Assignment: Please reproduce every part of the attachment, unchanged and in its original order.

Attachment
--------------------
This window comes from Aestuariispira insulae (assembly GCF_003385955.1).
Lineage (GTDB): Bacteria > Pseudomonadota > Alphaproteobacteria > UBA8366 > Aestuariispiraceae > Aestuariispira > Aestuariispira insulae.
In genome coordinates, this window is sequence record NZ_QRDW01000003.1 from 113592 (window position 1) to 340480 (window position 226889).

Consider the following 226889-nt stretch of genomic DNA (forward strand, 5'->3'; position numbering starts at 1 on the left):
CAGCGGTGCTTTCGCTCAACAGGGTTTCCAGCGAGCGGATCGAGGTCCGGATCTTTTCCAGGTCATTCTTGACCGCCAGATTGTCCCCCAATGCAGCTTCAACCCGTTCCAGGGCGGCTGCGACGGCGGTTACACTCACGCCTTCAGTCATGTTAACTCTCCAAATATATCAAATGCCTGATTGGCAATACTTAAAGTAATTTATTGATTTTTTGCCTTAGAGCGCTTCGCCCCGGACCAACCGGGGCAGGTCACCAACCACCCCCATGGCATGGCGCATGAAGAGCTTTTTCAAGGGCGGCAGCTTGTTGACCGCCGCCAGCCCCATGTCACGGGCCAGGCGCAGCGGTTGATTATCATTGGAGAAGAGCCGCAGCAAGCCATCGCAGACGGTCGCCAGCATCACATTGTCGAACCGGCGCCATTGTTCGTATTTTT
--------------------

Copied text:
This window comes from Aestuariispira insulae (assembly GCF_003385955.1).
Lineage (GTDB): Bacteria > Pseudomonadota > Alphaproteobacteria > UBA8366 > Aestuariispiraceae > Aestuariispira > Aestuariispira insulae.
In genome coordinates, this window is sequence record NZ_QRDW01000003.1 from 113592 (window position 1) to 340480 (window position 226889).

Consider the following 226889-nt stretch of genomic DNA (forward strand, 5'->3'; position numbering starts at 1 on the left):
CAGCGGTGCTTTCGCTCAACAGGGTTTCCAGCGAGCGGATCGAGGTCCGGATCTTTTCCAGGTCATTCTTGACCGCCAGATTGTCCCCCAATGCAGCTTCAACCCGTTCCAGGGCGGCTGCGACGGCGGTTACACTCACGCCTTCAGTCATGTTAACTCTCCAAATATATCAAATGCCTGATTGGCAATACTTAAAGTAATTTATTGATTTTTTGCCTTAGAGCGCTTCGCCCCGGACCAACCGGGGCAGGTCACCAACCACCCCCATGGCATGGCGCATGAAGAGCTTTTTCAAGGGCGGCAGCTTGTTGACCGCCGCCAGCCCCATGTCACGGGCCAGGCGCAGCGGTTGATTATCATTGGAGAAGAGCCGCAGCAAGCCATCGCAGACGGTCGCCAGCATCACATTGTCGAACCGGCGCCATTGTTCGTATTTTT